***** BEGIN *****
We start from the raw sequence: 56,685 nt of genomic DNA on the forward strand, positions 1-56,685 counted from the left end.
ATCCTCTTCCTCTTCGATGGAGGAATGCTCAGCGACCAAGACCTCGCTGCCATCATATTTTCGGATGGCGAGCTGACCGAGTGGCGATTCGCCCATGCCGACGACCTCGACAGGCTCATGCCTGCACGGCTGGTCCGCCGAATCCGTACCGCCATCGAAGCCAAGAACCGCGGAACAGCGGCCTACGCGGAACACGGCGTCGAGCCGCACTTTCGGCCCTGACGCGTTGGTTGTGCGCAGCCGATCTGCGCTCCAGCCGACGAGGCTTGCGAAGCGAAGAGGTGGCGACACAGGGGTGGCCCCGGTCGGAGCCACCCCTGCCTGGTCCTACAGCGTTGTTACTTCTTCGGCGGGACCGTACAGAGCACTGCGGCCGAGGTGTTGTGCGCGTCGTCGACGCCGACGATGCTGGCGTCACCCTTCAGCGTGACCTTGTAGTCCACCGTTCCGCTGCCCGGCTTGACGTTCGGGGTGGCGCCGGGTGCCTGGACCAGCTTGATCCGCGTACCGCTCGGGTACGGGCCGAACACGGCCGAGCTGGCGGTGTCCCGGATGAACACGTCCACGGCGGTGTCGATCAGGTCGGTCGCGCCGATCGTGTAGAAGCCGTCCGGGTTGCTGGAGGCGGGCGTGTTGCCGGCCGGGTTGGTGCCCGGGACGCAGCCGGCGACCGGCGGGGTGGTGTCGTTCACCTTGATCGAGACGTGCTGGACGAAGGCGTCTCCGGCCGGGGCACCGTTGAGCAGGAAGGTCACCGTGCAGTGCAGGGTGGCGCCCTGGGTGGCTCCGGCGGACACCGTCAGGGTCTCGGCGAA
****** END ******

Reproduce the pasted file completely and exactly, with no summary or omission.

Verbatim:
We start from the raw sequence: 56,685 nt of genomic DNA on the forward strand, positions 1-56,685 counted from the left end.
ATCCTCTTCCTCTTCGATGGAGGAATGCTCAGCGACCAAGACCTCGCTGCCATCATATTTTCGGATGGCGAGCTGACCGAGTGGCGATTCGCCCATGCCGACGACCTCGACAGGCTCATGCCTGCACGGCTGGTCCGCCGAATCCGTACCGCCATCGAAGCCAAGAACCGCGGAACAGCGGCCTACGCGGAACACGGCGTCGAGCCGCACTTTCGGCCCTGACGCGTTGGTTGTGCGCAGCCGATCTGCGCTCCAGCCGACGAGGCTTGCGAAGCGAAGAGGTGGCGACACAGGGGTGGCCCCGGTCGGAGCCACCCCTGCCTGGTCCTACAGCGTTGTTACTTCTTCGGCGGGACCGTACAGAGCACTGCGGCCGAGGTGTTGTGCGCGTCGTCGACGCCGACGATGCTGGCGTCACCCTTCAGCGTGACCTTGTAGTCCACCGTTCCGCTGCCCGGCTTGACGTTCGGGGTGGCGCCGGGTGCCTGGACCAGCTTGATCCGCGTACCGCTCGGGTACGGGCCGAACACGGCCGAGCTGGCGGTGTCCCGGATGAACACGTCCACGGCGGTGTCGATCAGGTCGGTCGCGCCGATCGTGTAGAAGCCGTCCGGGTTGCTGGAGGCGGGCGTGTTGCCGGCCGGGTTGGTGCCCGGGACGCAGCCGGCGACCGGCGGGGTGGTGTCGTTCACCTTGATCGAGACGTGCTGGACGAAGGCGTCTCCGGCCGGGGCACCGTTGAGCAGGAAGGTCACCGTGCAGTGCAGGGTGGCGCCCTGGGTGGCTCCGGCGGACACCGTCAGGGTCTCGGCGAA